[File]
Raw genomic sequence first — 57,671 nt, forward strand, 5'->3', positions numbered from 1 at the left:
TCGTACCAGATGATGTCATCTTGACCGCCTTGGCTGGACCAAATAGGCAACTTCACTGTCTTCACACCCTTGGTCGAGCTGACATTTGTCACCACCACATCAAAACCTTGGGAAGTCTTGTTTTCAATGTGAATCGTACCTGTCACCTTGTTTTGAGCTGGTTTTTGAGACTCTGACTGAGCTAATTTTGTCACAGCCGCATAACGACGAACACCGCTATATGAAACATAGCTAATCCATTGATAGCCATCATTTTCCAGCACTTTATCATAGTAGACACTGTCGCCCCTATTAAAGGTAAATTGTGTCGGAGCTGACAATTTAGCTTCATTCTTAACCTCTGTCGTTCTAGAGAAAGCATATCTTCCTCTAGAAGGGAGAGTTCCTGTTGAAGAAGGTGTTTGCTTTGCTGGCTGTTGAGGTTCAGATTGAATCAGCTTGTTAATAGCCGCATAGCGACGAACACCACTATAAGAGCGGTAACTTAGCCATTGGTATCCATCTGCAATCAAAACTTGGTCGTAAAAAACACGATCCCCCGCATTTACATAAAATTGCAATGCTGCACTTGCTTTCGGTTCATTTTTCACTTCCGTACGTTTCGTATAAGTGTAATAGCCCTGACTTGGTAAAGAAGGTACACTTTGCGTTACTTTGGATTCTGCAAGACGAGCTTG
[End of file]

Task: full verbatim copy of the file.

Raw genomic sequence first — 57,671 nt, forward strand, 5'->3', positions numbered from 1 at the left:
TCGTACCAGATGATGTCATCTTGACCGCCTTGGCTGGACCAAATAGGCAACTTCACTGTCTTCACACCCTTGGTCGAGCTGACATTTGTCACCACCACATCAAAACCTTGGGAAGTCTTGTTTTCAATGTGAATCGTACCTGTCACCTTGTTTTGAGCTGGTTTTTGAGACTCTGACTGAGCTAATTTTGTCACAGCCGCATAACGACGAACACCGCTATATGAAACATAGCTAATCCATTGATAGCCATCATTTTCCAGCACTTTATCATAGTAGACACTGTCGCCCCTATTAAAGGTAAATTGTGTCGGAGCTGACAATTTAGCTTCATTCTTAACCTCTGTCGTTCTAGAGAAAGCATATCTTCCTCTAGAAGGGAGAGTTCCTGTTGAAGAAGGTGTTTGCTTTGCTGGCTGTTGAGGTTCAGATTGAATCAGCTTGTTAATAGCCGCATAGCGACGAACACCACTATAAGAGCGGTAACTTAGCCATTGGTATCCATCTGCAATCAAAACTTGGTCGTAAAAAACACGATCCCCCGCATTTACATAAAATTGCAATGCTGCACTTGCTTTCGGTTCATTTTTCACTTCCGTACGTTTCGTATAAGTGTAATAGCCCTGACTTGGTAAAGAAGGTACACTTTGCGTTACTTTGGATTCTGCAAGACGAGCTTG